Date & Time: Wednesday, October 4, 10:00 am – 6:15 pm
Spots: Engakuji Temple, Tsurugaoka Hachimangu Shrine, Hasedera Temple, Kotoku-in Temple (Great Buddha), Kamakurakokomae Enoden Station
Visitors: A Chinese couple in their 20s
Attendant: 1 KSGG member
I met up with a woman from Dalian, China and her boyfriend at Kitakamakura Station. We started our tour from Engakuji Temple. It was a weekday in early autumn and not the best time to enjoy the autumn leaves, so we did not see a lot of tourists in the temple. The temple was lively because a lot of kindergartners were playing sports at the open space in front of the Butsuden*1 and a group of primary school students were practicing Zazen or zen meditation in the o-hojo*2 .
We moved to Kamakura Station by JR line. We had an early lunch at the conveyor-belt sushi bar they had researched in advance. We savored fresh fish and seafood, such as raw whitebait battleship sushi, directly delivered from Misaki Port. At Tsurugaoka Hachimangu Shrine, they drew fortunes slips, and the results were sue-kichi (some good luck) and kyo (bad luck).
I taught the boy who drew kyo how to pray to the gods to cast away bad luck. At Hasedera Temple, they got their luck by touching an image called Touch Daikoku or one of the Seven Deities of Good Fortune, and smiled standing next to a peaceful bodhisattva statue, Nagomi Jizo. After they offered prayers to the Great Buddha at Kotoku-in Temple, they went to the railway crossing in front of the Kamakurakokomae Enoden Station. The crossing is seichi or a holy site for the fans of Japanese manga “Slam Dunk,” which is highly popular among visitors from Taiwan and China. I was surprised to see so many tourists compared to before. At the request of the visitors, we crossed Route 134 and went down to the beach. After the planned tour was over, they were eager to have real ramen noodles. So I took them to a long-established restaurant near Yokohama Station, where they enjoyed the taste of Sapporo-style ramen.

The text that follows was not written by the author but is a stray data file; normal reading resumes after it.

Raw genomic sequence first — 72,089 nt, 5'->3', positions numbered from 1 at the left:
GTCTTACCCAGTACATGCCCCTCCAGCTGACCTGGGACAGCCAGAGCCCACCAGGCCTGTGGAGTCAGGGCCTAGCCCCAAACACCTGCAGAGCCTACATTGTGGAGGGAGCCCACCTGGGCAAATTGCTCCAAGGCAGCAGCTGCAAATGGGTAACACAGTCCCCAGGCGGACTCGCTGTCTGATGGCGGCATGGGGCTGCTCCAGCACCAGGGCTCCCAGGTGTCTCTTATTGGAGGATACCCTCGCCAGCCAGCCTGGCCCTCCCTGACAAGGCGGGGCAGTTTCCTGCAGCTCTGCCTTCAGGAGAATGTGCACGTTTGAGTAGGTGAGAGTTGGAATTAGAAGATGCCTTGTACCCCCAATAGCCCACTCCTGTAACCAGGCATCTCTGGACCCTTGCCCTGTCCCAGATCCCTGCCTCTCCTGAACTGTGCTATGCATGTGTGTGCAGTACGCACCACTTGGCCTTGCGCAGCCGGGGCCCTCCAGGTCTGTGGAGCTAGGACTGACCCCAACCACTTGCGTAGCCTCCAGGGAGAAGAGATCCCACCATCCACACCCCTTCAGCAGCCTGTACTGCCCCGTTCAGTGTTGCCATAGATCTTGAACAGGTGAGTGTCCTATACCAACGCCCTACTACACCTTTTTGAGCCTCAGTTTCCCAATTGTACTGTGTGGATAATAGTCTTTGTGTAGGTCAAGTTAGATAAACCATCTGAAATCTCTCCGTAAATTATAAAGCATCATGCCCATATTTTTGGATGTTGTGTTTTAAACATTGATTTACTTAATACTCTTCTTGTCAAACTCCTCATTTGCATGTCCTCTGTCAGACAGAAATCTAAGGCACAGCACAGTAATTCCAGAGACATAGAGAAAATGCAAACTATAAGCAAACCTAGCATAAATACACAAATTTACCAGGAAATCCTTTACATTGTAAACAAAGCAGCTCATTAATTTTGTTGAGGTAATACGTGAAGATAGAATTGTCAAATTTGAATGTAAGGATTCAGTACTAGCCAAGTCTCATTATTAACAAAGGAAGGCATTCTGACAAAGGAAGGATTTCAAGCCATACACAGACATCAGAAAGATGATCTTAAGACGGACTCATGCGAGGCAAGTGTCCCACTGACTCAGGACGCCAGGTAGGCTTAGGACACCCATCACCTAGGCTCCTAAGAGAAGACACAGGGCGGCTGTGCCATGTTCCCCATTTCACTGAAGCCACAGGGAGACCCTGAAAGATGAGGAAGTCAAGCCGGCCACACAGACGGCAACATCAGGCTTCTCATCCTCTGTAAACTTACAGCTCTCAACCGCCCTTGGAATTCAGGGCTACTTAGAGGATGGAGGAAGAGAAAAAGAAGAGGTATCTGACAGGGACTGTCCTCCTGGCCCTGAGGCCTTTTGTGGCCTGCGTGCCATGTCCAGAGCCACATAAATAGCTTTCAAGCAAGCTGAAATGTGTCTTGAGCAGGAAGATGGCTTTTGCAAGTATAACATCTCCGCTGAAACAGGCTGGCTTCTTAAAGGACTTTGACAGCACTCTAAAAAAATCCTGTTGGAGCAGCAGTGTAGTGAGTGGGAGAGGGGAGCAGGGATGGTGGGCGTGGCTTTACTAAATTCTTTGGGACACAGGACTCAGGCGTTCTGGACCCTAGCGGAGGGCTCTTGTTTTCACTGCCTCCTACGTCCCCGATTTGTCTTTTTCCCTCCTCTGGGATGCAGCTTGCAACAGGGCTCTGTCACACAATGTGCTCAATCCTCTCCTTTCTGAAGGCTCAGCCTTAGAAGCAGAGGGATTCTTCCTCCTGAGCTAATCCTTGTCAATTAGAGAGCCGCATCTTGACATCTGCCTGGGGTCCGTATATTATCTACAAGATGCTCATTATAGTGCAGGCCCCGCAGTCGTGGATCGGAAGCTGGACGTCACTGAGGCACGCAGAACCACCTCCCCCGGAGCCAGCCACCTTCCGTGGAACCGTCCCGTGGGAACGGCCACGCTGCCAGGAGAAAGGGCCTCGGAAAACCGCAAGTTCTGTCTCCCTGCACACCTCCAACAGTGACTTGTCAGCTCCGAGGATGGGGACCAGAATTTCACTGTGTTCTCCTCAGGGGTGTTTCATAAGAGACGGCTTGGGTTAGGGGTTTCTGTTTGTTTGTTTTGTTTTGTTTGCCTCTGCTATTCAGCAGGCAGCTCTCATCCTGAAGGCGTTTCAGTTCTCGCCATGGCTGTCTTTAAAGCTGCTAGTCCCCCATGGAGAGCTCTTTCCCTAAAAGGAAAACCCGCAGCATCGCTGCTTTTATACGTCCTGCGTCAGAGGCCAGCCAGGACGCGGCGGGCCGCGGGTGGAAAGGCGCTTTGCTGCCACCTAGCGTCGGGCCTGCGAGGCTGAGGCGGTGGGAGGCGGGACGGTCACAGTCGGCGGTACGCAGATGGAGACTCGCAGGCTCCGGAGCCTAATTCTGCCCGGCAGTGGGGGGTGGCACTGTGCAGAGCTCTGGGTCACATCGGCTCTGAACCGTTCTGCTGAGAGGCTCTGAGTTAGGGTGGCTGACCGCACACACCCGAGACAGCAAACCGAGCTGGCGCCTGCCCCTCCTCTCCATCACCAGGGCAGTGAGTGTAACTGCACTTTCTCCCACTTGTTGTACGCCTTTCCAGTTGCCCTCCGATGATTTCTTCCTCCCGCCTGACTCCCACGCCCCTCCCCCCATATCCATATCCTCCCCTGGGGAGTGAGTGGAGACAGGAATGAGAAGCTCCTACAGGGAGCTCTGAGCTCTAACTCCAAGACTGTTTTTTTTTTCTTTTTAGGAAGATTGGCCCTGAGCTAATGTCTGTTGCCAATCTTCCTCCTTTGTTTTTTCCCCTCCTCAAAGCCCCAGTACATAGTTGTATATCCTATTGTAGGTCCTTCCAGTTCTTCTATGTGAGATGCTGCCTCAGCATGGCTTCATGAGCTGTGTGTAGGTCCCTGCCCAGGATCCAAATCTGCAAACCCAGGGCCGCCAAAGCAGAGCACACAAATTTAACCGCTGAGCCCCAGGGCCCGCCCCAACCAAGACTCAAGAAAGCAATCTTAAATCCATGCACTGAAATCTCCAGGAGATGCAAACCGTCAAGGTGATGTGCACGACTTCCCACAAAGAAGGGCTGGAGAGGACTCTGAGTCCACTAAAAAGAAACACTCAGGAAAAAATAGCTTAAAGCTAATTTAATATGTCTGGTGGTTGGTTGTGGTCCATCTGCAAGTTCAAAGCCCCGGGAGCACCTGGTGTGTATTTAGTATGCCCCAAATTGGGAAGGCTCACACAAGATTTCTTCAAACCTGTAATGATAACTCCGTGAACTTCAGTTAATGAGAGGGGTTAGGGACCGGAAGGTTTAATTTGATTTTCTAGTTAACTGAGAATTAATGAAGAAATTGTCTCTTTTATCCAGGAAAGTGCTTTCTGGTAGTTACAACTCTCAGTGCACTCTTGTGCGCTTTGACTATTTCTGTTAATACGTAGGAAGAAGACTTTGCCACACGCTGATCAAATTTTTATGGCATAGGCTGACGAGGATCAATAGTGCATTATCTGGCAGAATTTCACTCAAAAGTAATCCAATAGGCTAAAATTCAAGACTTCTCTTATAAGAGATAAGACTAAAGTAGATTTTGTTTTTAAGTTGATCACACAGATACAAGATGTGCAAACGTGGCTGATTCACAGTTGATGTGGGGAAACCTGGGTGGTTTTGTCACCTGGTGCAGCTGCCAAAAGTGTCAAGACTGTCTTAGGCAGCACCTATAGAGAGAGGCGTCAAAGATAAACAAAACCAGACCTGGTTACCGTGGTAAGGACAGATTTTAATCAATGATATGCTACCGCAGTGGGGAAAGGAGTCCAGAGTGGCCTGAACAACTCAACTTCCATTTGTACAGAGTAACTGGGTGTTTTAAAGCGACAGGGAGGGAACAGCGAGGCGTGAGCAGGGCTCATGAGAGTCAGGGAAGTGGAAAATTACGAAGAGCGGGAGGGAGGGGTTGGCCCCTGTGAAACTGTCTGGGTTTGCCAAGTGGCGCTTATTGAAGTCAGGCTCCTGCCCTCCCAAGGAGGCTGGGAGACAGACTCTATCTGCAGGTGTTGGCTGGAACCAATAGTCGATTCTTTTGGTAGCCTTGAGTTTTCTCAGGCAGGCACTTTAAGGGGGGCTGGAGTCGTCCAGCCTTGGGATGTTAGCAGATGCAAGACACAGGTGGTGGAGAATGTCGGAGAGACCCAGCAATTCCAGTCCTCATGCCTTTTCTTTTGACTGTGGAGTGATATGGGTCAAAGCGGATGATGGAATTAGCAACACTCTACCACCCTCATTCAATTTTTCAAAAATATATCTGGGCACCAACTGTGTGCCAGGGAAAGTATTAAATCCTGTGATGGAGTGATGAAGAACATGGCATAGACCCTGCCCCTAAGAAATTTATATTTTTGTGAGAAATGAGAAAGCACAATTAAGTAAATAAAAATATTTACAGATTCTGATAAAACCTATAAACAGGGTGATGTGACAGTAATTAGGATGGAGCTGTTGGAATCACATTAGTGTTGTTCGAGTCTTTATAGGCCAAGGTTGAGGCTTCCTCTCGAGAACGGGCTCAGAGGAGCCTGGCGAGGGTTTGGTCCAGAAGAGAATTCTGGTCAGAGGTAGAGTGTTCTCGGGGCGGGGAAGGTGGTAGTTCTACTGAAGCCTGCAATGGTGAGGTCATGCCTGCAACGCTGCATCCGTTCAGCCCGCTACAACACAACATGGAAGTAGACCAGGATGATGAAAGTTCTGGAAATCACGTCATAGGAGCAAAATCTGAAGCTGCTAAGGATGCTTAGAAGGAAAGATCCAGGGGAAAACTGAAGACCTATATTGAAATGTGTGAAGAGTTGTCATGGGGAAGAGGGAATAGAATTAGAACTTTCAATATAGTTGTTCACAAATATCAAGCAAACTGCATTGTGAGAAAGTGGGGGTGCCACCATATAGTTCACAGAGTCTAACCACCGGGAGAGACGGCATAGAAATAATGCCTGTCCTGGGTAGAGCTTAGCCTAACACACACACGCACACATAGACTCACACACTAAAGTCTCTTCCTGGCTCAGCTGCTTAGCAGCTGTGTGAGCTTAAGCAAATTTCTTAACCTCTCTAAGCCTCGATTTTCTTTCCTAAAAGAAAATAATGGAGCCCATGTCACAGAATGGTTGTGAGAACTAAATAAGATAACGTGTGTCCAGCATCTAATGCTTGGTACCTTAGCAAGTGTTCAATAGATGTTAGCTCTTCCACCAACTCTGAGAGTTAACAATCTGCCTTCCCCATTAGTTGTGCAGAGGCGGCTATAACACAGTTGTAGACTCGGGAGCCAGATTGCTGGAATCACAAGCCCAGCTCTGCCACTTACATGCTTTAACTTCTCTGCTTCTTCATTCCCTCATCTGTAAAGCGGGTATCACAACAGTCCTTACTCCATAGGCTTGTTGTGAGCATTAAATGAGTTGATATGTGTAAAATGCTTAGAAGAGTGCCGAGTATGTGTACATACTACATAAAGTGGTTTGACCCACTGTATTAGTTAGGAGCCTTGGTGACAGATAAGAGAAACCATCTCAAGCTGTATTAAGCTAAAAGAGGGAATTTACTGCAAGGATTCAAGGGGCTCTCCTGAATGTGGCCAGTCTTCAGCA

Note:(Butsuden*1: the main hall, where the principal object of worship is enshrined, O-hojo*2: the chief priest’s living quarters)